July 5, 2015


Special air quality statement in effect

Latest News

Today's lesson on making do

Education minister unveils small funding hike

Teacher Erin Murphy works with her grades 2/3 class during reading time at O.V. Jewitt Community School Thursday.

WAYNE GLOWACKI / WINNIPEG FREE PRESS

Teacher Erin Murphy works with her grades 2/3 class during reading time at O.V. Jewitt Community School Thursday. Photo Store

Seriously, school trustees -- can you provide a quality education next September without raising school taxes?

Education Minister James Allum declared Thursday he's done his job -- now it's up to school trustees to do their job of providing a quality education with the money they already have.

Education Minister James Allum says school boards don't have to raise taxes.

TREVOR HAGAN / WINNIPEG FREE PRESS

Education Minister James Allum says school boards don't have to raise taxes. Photo Store

The rookie minister unveiled next year's public schools operating grants Thursday, providing a two per cent increase of $24.4 million.

Allum repeatedly insisted he's given school boards the money to provide the best-quality education, and he'll work with them to concentrate existing resources in the classroom without raising property taxes.

The first place to look, he said, is administration costs.

'It's a well-financed system. I do believe there are sufficient resources within the existing system to fund what we want to see happen. What we're suggesting is they do have sufficient resources' -- Education Minister James Allum

Manitoba School Boards Association president Floyd Martens was skeptical.

"At this point, I don't know what the full impact is going to be. To look at no tax increase for all school divisions, that would be hard to achieve," said Martens, from Dauphin-based Mountain View School Division.

It's especially tough when 18 of the 37 school divisions will get zero increase under the provincial funding formula, Martens said.

Thursday's increase maintains the NDP's record of increasing its share of public funding by at least the rate of provincial growth.

Allum said the new money will be poured into improving basic math, reading and science skills, and boosting high school skills training and career development.

"There will be a fund -- more (details) to come in the future," he said, noting the fund will come from the $24.4 million. "We really want to drive the quality agenda -- to focus on career development, focus on skills-training. That's what we want the school divisions to focus on," said Allum.

Allum's funding announcement was probably the tersest since the NDP took office in 1999 -- few details, a lack of specific new programs and concentrated new money rather than a long list of projects.

Allum said in an interview there will again be a zero guarantee this year -- no division will receive less money than a year ago, but 18 of the 37 will not receive a penny more than last year.

"It's 18, and four out of six in Winnipeg," he said. Allum said Winnipeg and Seven Oaks school divisions will get more money.

The province has capped administration costs for close to a decade at four per cent urban, 4.5 per cent rural, and five per cent in the north, but those were guidelines he's now made law, Allum said.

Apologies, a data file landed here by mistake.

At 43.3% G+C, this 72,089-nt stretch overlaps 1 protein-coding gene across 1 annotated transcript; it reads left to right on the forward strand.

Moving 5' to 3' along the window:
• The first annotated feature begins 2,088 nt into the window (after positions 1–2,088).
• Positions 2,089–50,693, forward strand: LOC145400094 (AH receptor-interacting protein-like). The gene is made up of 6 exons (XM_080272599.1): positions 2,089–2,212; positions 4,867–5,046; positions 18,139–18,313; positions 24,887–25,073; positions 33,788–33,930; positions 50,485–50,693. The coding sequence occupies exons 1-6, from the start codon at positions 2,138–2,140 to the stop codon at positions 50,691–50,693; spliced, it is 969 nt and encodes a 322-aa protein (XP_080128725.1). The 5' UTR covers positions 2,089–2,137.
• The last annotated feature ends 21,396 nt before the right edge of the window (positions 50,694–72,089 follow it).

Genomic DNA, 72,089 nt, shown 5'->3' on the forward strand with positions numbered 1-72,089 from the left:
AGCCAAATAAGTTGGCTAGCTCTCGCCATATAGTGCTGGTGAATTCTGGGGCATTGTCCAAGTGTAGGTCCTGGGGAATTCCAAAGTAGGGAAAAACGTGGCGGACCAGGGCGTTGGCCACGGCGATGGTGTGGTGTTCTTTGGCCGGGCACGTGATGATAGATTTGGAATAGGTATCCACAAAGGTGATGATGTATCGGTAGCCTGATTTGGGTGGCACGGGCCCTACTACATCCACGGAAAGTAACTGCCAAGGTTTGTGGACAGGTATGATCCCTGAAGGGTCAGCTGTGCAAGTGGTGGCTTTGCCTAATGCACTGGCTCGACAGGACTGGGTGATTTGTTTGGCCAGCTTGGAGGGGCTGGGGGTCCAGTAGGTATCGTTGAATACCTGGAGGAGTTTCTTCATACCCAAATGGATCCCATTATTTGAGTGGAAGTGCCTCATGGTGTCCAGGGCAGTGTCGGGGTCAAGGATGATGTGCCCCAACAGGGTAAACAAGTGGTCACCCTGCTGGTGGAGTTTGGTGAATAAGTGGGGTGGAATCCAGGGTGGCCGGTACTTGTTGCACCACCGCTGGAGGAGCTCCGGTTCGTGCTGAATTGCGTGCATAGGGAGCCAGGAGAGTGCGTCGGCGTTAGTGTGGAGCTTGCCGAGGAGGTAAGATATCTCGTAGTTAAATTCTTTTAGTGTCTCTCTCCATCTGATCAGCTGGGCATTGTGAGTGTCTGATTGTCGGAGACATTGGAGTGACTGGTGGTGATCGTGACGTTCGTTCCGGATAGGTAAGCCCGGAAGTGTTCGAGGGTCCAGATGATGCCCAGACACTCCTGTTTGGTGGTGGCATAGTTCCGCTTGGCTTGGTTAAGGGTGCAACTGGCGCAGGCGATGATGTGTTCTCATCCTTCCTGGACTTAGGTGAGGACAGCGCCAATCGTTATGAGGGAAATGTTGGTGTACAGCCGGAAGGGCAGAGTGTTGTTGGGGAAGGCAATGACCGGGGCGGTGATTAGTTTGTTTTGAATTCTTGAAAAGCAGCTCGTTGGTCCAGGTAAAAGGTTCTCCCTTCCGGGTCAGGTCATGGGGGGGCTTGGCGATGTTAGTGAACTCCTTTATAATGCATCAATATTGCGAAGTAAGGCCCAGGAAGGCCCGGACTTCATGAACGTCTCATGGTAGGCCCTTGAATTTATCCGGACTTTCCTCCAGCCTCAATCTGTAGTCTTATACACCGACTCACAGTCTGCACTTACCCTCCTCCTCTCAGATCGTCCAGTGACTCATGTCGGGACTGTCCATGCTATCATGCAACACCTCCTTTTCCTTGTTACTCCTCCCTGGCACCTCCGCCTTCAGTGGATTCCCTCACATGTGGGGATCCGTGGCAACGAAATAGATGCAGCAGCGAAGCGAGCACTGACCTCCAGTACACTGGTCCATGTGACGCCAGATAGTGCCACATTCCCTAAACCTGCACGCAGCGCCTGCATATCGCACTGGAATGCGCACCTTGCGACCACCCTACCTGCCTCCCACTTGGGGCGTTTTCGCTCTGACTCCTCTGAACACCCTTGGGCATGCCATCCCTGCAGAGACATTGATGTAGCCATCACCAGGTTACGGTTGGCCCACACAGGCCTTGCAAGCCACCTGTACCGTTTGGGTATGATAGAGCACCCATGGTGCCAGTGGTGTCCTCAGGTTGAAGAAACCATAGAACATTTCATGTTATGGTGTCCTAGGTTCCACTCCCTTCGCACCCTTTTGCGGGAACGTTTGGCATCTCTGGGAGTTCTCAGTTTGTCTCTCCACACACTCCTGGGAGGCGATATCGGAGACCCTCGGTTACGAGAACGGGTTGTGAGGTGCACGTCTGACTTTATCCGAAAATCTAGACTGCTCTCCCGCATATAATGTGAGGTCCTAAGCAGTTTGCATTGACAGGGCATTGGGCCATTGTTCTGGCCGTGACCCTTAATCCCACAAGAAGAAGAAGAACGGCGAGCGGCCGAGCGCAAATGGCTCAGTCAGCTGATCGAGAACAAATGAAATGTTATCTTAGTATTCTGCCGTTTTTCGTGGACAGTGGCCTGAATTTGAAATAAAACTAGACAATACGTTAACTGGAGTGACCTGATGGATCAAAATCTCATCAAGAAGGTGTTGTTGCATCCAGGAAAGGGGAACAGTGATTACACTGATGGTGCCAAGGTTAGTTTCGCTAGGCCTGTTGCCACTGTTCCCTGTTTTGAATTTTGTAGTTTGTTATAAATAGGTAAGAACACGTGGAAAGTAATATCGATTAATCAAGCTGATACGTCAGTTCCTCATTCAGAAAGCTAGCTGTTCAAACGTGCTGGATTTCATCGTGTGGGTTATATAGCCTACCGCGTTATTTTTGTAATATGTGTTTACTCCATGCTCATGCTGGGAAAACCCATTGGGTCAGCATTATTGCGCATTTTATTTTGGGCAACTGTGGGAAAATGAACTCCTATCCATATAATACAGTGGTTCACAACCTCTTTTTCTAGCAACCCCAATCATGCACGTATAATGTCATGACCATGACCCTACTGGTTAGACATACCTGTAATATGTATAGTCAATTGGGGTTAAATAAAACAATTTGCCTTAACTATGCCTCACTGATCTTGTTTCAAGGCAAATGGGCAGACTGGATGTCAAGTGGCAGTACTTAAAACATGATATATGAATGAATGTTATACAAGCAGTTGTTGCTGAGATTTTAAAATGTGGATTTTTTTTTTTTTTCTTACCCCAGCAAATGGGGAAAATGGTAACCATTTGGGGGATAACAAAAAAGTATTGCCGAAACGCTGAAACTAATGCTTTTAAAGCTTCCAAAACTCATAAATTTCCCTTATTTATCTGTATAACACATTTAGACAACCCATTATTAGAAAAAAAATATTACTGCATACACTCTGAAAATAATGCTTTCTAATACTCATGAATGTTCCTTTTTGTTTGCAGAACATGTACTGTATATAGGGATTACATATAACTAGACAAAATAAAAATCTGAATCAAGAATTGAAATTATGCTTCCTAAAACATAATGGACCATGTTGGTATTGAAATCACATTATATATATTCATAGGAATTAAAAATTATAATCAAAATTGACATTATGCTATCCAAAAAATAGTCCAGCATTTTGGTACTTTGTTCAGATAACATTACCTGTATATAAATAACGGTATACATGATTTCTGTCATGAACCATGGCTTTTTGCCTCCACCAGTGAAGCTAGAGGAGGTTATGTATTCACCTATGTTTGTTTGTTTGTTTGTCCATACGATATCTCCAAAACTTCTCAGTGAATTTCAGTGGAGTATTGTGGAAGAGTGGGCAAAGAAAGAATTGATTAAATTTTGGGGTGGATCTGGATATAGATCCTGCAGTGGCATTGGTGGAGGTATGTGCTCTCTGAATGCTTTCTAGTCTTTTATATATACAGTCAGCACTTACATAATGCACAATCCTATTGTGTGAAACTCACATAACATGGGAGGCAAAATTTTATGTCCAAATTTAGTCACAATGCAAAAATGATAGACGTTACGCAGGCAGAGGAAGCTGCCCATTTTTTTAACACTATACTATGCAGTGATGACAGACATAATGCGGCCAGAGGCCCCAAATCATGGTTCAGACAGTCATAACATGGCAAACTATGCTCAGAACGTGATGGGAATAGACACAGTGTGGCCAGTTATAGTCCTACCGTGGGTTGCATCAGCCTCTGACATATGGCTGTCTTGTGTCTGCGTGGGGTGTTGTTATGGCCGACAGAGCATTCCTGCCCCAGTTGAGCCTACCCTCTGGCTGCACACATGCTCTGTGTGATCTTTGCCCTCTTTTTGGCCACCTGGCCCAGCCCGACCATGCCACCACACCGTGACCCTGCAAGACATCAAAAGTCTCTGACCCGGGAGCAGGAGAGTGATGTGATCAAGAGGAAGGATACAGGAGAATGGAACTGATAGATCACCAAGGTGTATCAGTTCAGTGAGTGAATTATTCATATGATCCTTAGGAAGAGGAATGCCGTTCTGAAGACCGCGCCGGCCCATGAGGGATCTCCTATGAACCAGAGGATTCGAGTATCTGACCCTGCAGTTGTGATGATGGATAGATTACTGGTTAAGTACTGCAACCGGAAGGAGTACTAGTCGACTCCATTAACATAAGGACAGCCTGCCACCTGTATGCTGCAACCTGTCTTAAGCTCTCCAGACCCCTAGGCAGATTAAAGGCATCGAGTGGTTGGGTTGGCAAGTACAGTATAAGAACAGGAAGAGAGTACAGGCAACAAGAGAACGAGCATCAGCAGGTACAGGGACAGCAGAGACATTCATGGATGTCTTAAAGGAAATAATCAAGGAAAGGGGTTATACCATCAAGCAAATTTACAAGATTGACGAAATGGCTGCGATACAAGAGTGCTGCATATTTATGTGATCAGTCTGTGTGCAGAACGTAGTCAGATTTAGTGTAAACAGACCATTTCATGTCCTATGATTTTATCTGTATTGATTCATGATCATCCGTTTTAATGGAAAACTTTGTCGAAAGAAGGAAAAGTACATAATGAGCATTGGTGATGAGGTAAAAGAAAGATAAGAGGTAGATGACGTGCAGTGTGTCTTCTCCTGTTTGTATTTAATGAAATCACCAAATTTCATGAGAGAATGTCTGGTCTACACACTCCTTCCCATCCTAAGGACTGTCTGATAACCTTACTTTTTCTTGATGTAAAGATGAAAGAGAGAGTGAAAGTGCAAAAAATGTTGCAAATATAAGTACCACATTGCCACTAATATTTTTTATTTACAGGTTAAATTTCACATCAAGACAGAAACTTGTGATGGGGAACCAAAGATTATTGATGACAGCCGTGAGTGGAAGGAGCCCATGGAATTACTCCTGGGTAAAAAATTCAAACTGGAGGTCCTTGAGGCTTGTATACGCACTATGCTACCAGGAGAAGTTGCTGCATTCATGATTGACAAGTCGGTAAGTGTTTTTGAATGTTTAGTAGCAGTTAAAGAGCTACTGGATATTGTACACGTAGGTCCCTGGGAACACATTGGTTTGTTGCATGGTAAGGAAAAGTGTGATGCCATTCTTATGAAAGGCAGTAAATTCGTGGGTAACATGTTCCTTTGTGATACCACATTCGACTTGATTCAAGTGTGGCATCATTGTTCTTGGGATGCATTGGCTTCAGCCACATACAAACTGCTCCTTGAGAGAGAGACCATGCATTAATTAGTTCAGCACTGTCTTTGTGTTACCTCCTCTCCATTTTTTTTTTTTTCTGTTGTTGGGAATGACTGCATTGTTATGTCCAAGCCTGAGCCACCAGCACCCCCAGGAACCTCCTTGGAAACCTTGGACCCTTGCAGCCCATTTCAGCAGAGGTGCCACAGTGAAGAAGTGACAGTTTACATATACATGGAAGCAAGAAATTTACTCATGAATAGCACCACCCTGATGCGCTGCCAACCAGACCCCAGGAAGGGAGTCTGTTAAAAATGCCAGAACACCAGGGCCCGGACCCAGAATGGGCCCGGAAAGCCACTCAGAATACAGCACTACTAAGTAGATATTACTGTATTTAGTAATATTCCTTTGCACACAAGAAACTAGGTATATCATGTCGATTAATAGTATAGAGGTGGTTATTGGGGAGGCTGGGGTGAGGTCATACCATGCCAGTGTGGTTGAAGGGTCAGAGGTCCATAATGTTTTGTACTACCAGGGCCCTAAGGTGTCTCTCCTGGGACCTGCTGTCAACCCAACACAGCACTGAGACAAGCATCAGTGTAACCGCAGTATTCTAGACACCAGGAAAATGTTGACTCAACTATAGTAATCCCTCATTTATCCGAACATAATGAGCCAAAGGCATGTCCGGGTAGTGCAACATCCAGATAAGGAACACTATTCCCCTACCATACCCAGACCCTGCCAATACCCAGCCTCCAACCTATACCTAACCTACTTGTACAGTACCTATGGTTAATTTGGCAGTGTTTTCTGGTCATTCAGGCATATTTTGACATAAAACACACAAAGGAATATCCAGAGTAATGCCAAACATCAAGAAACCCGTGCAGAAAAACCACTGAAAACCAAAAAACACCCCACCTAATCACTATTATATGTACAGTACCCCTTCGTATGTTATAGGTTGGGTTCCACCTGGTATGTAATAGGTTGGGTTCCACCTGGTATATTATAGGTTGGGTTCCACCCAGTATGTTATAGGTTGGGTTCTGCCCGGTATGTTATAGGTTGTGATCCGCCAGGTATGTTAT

"This is just a first step in those administration caps. We'll review them every year," he warned.

The minister said some divisions are spending beyond the maximum on administration, but could not immediately provide a list or say how much money they're overspending -- money he wants to see in the classroom.

Among the things Allum will not do: He won't cap or freeze property tax increases, he won't impose amalgamation of school divisions, he won't change the provincial moratorium on closing schools without community consensus, he won't get involved in teacher contract bargaining and won't tell school boards how many teachers they should employ or how much they should pay their teachers.

"It's a well-financed system" was Allum's mantra Thursday. "I do believe there are sufficient resources within the existing system to fund what we want to see happen. What we're suggesting is they do have sufficient resources."

Allum said divisions can form partnerships to share resources. "In every partnership, you're achieving economies of scale," he said.

Manitoba Teachers' Society president Paul Olson cautioned he wouldn't want to see partnerships involve businesses looking to make a profit out of public education.

He was happy the province found even two per cent. "Given the economic context, something standard is commendable," Olson said.

nick.martin@freepress.mb.ca

What do you think of James Allum’s challenge to school trustees? Join the conversation in the comments below.

Republished from the Winnipeg Free Press print edition January 31, 2014 A3

History

Updated on Friday, January 31, 2014 at 6:47 AM CST: Replaces photo, adds question for discussion

You can comment on most stories on winnipegfreepress.com. You can also agree or disagree with other comments. All you need to do is be a Winnipeg Free Press print or e-edition subscriber to join the conversation and give your feedback.

Have Your Say

New to commenting? Check out our Frequently Asked Questions.

Have Your Say

Comments are open to Winnipeg Free Press print or e-edition subscribers only. why?

Have Your Say

Comments are open to Winnipeg Free Press Subscribers only. why?

The Winnipeg Free Press does not necessarily endorse any of the views posted. By submitting your comment, you agree to our Terms and Conditions. These terms were revised effective January 2015.

Scroll down to load more

Top